Tooling standardisation in the tablet manufacturing industry is a topic that has concerned tabletting professionals for decades.
I Holland, authors of the Eurostandard, the most widely adopted tooling standard globally, have been striving for some time to promote a consensus in this area.
Getty/ Dominik Pabis
Why was a standard needed?
Conception of the Eurostandard began in the 1970s when conversion from Imperial measurements (inches) to metric measurements (millimetres) first began to
take effect, creating a recognised need to reduce variables in tooling specifications/standards set by original equipment
As European tablet press manufacturers started to gain ground in the 1980s against UK press manufacturer Manesty's former
market domination, German DIN standards began to be applied to tablet tooling. DIN standards were designed for general engineering
components, limits and fits, but the clearances created by this system are not always appropriate for tablet tooling. This
is because the powder compaction process is very different to typical mechanical processes that benefit from contact lubrication
using general engineering components. Therefore, this system did not address the issues that a dedicated tooling standard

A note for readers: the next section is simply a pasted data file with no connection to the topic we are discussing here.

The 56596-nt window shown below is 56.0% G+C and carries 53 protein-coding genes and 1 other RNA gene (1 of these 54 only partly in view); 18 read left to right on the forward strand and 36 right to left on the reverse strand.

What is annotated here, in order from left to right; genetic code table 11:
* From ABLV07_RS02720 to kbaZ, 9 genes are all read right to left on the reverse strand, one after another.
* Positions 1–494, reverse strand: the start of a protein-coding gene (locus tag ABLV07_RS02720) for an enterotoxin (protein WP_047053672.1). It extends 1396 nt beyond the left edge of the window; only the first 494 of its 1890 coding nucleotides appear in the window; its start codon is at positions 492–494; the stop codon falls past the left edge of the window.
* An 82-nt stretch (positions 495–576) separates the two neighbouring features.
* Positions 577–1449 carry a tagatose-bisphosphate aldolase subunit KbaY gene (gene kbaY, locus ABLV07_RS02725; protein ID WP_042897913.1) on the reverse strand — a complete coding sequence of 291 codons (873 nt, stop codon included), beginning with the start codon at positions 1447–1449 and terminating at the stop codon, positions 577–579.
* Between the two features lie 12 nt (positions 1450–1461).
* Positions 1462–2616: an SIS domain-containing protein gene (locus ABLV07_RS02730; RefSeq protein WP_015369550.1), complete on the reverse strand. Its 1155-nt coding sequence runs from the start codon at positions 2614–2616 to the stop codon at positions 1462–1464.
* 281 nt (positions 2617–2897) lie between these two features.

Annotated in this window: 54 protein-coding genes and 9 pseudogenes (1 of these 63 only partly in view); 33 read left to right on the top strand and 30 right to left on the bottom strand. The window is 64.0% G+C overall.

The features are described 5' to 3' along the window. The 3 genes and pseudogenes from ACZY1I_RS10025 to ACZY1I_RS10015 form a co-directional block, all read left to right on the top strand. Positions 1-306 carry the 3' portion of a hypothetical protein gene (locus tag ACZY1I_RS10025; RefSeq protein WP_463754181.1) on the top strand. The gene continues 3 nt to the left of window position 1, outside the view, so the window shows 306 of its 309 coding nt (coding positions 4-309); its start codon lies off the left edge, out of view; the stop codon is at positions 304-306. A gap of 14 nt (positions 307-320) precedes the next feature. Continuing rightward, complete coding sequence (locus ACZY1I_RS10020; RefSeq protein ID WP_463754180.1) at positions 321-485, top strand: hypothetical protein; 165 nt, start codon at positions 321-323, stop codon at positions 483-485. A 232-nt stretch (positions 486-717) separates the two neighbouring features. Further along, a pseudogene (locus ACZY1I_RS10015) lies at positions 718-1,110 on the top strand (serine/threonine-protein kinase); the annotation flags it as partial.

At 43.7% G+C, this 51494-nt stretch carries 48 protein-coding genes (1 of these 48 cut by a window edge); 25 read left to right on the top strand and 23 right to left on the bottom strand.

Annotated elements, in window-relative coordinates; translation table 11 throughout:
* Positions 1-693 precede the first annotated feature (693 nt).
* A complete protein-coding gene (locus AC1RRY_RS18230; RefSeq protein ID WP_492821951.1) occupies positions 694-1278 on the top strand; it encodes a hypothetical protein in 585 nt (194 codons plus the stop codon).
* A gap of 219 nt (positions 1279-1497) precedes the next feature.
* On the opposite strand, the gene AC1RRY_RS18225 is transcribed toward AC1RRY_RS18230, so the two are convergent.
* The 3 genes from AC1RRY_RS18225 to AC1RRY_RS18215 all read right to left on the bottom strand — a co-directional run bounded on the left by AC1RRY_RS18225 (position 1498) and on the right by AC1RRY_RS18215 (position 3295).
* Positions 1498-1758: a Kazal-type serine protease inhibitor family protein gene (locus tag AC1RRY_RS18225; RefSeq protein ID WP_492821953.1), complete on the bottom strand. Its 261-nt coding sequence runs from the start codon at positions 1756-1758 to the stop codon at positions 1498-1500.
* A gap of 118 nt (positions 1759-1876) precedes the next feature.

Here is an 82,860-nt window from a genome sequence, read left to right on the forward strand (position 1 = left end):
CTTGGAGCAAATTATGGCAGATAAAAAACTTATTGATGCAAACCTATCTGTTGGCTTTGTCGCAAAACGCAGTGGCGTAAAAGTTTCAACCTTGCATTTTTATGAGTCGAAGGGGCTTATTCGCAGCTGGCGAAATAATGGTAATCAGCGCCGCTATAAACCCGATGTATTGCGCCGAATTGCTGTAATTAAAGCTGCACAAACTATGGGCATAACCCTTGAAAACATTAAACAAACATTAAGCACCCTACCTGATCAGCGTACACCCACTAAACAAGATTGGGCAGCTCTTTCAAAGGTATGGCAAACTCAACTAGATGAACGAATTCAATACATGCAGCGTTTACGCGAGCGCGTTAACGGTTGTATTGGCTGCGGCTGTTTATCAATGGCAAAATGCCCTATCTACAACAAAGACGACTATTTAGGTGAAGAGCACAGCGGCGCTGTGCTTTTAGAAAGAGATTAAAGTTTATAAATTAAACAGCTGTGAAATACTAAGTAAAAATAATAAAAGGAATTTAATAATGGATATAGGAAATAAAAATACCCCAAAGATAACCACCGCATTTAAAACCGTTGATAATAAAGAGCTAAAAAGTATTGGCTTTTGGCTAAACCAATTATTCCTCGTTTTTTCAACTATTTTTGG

should have done.
In 1990, I Holland invited prominent tablet press and tooling manufacturers to come together to formulate a dedicated standard.
Unfortunately, this received little or no interest from the other parties — possibly due to fears of losing a competitive
advantage. Despite this, the first edition of the Eurostandard was developed and published in 1992. By the time the 2nd edition was released in 1996, the Eurostandard had been adopted as the accepted standard for the vast majority of tablet tooling markets outside North America.
Simultaneously, during the midnineties a group of French pharmaceutical companies and tooling manufacturers contacted the
International Organisation for Standardisation (ISO), to investigate the possibility of establishing a European standard for
tablet tooling. This exercise culminated in the formulation of the internationally acknowledged ISO 18084.2005 (E) for punches and dies.
The author says…